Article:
label, Afe, reached out to me and my first two ambient albums were released
with him. It was a very big step to have someone approach me, offer to foot the
expenses, and promote the work...and to have an Italian label do this meant a great
deal to me at the time, because it gave me the sense that a bigger world was
interested in the music I was creating. Those releases then led to releases
with AtmoWorks and Hypnos.
AV: What is it that you learn as a musician from each new album that you compose
SB: Several things… The importance of the creative cycle (artist to audience,
audience to artist) and the power of personal connections is always reinforced.
Technically, I learn more and more about recording and mastering. That's why I
love to revisit older works and work on multiple projects...I can apply the new
things I learn every day. I also always acknowledge power of following one's
impulses and personal inclinations deeper and deeper in increasingly personal
ways. Some like to say that there's "nothing new under the sun." I
don't agree. If we are looking deeply into ourselves, our interests, our
sources of inspiration, we can combine anything into new and very novel and
divergent expressions that are uniquely our own.
AV: Obviously it is different for ambient artists to receive airplay and
publicity than an equivalent pop star. How important are shows like Hearts of
Space, Galactic Travels, Echoes, Stars End or the many fine podcasts on the net
in helping your music reach a larger audience?
SB: I can't speak for other artists, but for me personally, to have my music
included on playlists by these people was, and continues to be, a huge
validation. To hear Stephen Hill say my name the first time was incredibly
surreal, especially after a decade-plus of hearing him call out the names of so
many other artists that I respected so much. Overall, I think radio shows
(streaming and otherwise) and podcasts are a great way to be grouped with other
like-minded artists and method of out-reach to listeners.
AV: Over the years how have you handled the changes in the ways that music is
recorded and released to your listeners? As a follow up do you think that we
are still moving in a good direction for musicians and performers in the
SB: As I've written, my first releases were cassette, then CDr, then CD and I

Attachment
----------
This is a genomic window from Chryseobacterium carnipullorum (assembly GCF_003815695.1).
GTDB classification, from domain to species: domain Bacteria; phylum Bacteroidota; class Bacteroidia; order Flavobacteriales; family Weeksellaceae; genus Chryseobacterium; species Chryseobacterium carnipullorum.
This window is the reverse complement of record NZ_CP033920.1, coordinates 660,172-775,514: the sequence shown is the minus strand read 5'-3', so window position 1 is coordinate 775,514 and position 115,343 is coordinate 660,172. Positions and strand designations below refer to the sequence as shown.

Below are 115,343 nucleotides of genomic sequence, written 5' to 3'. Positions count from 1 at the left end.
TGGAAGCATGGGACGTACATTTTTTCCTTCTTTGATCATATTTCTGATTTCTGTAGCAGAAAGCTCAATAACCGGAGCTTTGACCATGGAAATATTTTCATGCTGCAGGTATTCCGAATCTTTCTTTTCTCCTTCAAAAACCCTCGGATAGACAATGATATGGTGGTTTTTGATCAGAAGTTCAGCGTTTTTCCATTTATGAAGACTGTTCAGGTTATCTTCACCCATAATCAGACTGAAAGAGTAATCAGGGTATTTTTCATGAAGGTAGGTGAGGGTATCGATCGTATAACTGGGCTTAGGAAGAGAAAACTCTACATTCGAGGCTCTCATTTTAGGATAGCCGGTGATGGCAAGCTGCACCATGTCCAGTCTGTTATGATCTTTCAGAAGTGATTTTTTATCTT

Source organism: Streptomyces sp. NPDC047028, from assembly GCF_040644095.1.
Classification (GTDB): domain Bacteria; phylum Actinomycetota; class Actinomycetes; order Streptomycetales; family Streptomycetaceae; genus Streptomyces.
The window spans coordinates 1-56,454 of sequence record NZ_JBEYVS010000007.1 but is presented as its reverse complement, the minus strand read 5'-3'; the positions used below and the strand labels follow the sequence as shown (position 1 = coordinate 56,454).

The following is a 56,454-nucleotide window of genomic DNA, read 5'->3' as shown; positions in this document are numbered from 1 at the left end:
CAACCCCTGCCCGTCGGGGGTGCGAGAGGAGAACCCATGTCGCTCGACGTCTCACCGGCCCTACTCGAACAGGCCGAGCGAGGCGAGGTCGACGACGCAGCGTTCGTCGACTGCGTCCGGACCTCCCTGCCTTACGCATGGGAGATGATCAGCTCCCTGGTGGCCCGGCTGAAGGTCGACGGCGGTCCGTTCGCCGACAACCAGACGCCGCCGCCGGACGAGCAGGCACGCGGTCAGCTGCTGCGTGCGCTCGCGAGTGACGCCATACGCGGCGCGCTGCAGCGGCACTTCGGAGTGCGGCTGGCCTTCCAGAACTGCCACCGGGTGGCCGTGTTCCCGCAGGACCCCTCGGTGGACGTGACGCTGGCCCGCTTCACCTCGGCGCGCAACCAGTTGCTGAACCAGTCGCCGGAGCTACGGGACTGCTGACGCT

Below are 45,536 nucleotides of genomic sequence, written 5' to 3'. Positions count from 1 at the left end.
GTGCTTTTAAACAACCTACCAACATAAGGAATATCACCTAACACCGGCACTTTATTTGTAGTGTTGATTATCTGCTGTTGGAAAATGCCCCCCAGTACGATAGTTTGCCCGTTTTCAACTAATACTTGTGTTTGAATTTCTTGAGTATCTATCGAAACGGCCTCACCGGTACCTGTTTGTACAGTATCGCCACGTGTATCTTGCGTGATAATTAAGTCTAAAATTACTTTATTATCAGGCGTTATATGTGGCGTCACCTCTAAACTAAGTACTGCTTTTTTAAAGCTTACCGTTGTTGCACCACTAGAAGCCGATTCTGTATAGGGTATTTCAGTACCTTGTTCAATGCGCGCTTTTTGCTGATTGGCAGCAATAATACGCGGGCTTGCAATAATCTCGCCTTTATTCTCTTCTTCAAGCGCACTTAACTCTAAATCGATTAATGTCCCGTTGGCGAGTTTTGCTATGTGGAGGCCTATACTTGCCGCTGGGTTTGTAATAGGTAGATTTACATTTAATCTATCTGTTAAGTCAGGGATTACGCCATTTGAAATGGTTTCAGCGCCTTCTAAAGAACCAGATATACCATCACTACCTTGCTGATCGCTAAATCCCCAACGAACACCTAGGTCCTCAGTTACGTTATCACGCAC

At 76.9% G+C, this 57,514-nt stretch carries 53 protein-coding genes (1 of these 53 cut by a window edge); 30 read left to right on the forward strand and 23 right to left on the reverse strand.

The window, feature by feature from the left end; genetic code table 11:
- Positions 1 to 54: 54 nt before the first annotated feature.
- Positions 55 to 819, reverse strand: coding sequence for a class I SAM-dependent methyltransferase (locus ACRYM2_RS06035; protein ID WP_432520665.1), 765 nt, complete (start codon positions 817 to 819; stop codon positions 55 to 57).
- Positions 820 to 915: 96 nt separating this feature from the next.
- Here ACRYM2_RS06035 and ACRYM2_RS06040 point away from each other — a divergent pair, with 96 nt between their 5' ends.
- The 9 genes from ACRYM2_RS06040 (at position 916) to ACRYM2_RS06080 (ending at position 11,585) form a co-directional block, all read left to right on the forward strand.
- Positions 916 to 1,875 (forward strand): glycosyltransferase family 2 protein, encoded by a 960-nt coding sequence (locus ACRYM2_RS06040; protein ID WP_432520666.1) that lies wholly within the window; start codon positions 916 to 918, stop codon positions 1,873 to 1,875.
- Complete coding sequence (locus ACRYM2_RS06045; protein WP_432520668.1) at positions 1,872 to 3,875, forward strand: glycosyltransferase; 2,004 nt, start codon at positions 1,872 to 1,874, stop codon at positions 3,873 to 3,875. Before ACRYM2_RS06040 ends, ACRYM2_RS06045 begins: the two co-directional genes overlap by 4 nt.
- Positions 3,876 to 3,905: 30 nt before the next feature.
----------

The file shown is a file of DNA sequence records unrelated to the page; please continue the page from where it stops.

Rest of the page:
had no problem embracing download. My day job is as a graphic designer, and
working in this field for almost 30 years, I know very well the value of being
adaptable and aware of trends. I care very much about my music, and I care even
more about delivering it to the people who want to hear it, in the best and
easiest way possible. I still value CDs very much. I love holding the
"thing" in my hand, but the market is changing, and to deny that
would be self-sabotage in my view. As a rule, I never get too ideological or
dogmatic about much of anything. For me, these changes have made my processes
as a recording artist easier, more transparent, more within my control, so
naturally, I embraced them.
My recording set-up has evolved greatly over the years. I started with rack
mount effects, a digital studio or cheap mixer and Phillips Cdr recorder, a mic
and a pile of objects. Over time, I just got tired of all the pieces and parts,
all the gear, and to add to that, our house was built in 1948 so it's VERY
small. When I moved to DAW/computer-based recording, this was the answer to my
distaste for boxes and cords and my need to continue to simplify. These days, I
have my iMac, my Allen Heath USB mixer, some good mics, my controller/keyboard,
a DAW, several flutes, rattles, shakers, bells, gourds, etc.
Yes, I absolutely do think we are pioneering very hopeful directions. I think
new possibilities are still in the process of forming, but I think the
developments that are taking place now are paving the way for very interesting
things. It wasn't so long ago, that the only way an artist could record was to
have or rent a studio. Then, if he jumped that hurdle, the had to solicit or be